A golden opportunity: enhancing radiotherapy outcomes for men with localised prostate cancer
What you need to know
- Radiotherapy can be effective at treating prostate cancer, but in some men the cancer may return and the treatment can also damage the healthy tissue surrounding the tumour.
- Dr Coulter from Queen's University Belfast is developing a way to improve the effectiveness of radiotherapy treatment by making the cancer cells more susceptible to the effects of the radiation.
- In this project, he will develop an implant which releases tiny gold particles that can make cancer cells more sensitive to radiotherapy.
Around 20-30% of men diagnosed with intermediate to high-risk localised cancers go onto develop recurrent disease. This is a statistic we are confident we can improve.
Finding new ways to improve radiotherapy
Radiotherapy can be an extremely effective approach for treating early-stage prostate cancer. However, some men can develop resistance, and some can experience debilitating side effects.
Tiny gold particles (called gold nanoparticles) can be used to make cancer cells more sensitive to the effects of radiotherapy, making them easier to destroy. Previous studies have shown that using gold nanoparticles in this way can improve the effectiveness of radiotherapy treatment. However, it is difficult to get them into the tumour and into the cancer cells to do their job.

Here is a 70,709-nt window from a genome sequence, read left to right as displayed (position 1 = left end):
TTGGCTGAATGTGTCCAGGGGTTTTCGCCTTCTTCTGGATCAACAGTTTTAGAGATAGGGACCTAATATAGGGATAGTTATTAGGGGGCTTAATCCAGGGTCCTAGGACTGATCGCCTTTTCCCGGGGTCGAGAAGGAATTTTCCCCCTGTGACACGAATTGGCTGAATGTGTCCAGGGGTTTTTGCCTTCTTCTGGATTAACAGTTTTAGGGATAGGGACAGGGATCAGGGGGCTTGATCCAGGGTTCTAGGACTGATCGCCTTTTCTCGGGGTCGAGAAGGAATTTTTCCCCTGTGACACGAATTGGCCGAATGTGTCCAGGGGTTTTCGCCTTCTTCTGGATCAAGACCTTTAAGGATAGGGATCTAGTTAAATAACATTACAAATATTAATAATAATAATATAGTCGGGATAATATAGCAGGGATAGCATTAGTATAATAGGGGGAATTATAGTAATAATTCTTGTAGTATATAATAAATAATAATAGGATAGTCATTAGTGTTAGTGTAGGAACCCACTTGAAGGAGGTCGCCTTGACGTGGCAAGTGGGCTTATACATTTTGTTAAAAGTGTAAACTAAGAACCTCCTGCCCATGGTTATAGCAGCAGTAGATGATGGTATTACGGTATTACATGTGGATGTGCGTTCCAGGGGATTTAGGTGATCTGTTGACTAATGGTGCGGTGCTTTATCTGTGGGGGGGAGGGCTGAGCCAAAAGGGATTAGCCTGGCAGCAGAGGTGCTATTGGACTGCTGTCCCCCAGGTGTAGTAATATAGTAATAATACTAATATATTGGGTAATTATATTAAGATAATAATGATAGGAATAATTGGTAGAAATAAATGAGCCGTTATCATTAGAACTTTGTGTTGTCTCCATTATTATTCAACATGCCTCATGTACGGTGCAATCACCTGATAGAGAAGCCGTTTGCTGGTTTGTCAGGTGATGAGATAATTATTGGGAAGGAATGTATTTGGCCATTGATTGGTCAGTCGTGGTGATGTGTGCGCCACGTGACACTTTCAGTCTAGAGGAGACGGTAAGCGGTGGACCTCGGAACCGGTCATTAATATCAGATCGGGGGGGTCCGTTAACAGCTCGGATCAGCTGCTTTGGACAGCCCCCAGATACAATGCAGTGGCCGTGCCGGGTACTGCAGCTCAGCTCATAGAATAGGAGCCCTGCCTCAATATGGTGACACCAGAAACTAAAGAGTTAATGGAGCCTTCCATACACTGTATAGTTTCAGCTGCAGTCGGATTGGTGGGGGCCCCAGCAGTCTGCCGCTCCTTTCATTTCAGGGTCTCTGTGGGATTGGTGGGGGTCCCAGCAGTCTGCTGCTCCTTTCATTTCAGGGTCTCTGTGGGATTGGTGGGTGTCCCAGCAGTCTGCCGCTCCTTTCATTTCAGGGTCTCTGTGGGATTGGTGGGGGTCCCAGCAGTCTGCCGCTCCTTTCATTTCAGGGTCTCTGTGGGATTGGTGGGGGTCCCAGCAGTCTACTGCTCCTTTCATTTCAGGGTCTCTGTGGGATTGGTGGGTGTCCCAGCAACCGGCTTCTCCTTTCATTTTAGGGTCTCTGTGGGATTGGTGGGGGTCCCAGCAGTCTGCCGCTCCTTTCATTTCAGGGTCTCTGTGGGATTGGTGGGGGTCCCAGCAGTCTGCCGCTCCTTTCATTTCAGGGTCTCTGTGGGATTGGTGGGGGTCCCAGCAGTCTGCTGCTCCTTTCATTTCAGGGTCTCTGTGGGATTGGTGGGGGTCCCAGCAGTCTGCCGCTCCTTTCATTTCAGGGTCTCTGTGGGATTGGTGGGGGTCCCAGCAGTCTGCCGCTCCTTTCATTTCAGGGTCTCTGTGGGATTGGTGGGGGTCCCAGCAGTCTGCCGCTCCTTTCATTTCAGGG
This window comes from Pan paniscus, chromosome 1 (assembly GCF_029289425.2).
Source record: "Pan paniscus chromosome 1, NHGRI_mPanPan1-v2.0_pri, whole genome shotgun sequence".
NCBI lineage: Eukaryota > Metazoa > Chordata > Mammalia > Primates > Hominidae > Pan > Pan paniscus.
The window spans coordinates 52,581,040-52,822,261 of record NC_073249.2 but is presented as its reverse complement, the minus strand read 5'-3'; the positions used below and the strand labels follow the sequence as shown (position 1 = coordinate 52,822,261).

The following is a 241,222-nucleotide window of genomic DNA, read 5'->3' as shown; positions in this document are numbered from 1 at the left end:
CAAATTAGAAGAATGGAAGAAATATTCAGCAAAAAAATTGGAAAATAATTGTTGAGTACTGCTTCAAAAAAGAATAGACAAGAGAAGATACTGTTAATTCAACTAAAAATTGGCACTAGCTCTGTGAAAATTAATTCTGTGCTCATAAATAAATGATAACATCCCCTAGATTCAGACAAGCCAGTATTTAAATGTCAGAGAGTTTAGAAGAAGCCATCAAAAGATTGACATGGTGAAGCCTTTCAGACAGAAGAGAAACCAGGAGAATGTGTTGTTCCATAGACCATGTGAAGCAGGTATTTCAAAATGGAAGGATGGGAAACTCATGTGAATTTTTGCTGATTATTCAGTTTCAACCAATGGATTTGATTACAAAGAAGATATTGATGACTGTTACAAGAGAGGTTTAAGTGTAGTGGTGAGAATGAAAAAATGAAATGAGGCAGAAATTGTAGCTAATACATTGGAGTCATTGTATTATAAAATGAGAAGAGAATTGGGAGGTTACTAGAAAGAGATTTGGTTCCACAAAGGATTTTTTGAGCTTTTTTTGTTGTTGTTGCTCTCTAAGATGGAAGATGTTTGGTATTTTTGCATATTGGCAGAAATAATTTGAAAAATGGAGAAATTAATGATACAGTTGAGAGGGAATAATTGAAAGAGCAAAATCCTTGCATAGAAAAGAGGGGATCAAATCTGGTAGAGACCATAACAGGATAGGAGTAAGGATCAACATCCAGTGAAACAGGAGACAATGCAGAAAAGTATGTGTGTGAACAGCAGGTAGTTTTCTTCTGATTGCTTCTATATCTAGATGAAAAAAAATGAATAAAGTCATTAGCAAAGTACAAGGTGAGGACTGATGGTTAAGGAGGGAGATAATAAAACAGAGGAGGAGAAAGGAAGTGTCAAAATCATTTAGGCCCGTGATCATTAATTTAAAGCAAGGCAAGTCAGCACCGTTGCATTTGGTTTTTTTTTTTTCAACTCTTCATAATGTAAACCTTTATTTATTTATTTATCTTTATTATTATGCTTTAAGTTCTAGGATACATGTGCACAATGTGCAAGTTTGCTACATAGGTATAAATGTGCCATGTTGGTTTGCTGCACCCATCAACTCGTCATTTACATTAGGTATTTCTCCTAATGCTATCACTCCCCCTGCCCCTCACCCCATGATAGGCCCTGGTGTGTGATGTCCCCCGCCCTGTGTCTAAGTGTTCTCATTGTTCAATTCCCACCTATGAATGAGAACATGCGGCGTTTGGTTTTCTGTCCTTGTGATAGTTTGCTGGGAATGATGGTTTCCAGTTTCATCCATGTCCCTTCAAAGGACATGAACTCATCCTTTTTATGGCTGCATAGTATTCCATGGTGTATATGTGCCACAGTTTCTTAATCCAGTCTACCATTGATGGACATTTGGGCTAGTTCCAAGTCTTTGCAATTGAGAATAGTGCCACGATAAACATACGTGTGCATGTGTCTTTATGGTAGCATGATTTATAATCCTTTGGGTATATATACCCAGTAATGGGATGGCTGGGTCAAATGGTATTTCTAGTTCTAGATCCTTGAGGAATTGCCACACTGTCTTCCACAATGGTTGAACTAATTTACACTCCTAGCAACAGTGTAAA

Using tiny gold particles to make cancer cells more sensitive to radiotherapy
Dr Coulter and his team have designed a new form of gold nanoparticle which is better at getting to the prostate cancer cells. They have also developed prototype biodegradable implants which are designed to continually release these gold nanoparticles during a man’s course of radiotherapy.
This implant also makes use of a drug delivery approach developed by Professor Helen McCarthy, and builds upon a prior PhD studentship we awarded to Jonathan Coulter back in 2014.
In this project, they’ll be testing and refining their implant to make sure it can release the right amount of gold nanoparticles directly to the cancer cells. The team will then test their new implant in combination with radiotherapy to see if it is effective at increasing the sensitivity of the prostate cancer to this form of treatment.
Building evidence to test the treatment in men
By the end of the project, the team will have a better picture of how the implant works in releasing the gold nanoparticles and whether this implant makes the cancer more vulnerable to radiotherapy. This information will help them build a case to test their new treatment in men with prostate cancer.
Reference – RIA19-ST2-008
Researcher – Dr Jonathan Coulter
Institution – Queen’s University Belfast
Award - £ 376,156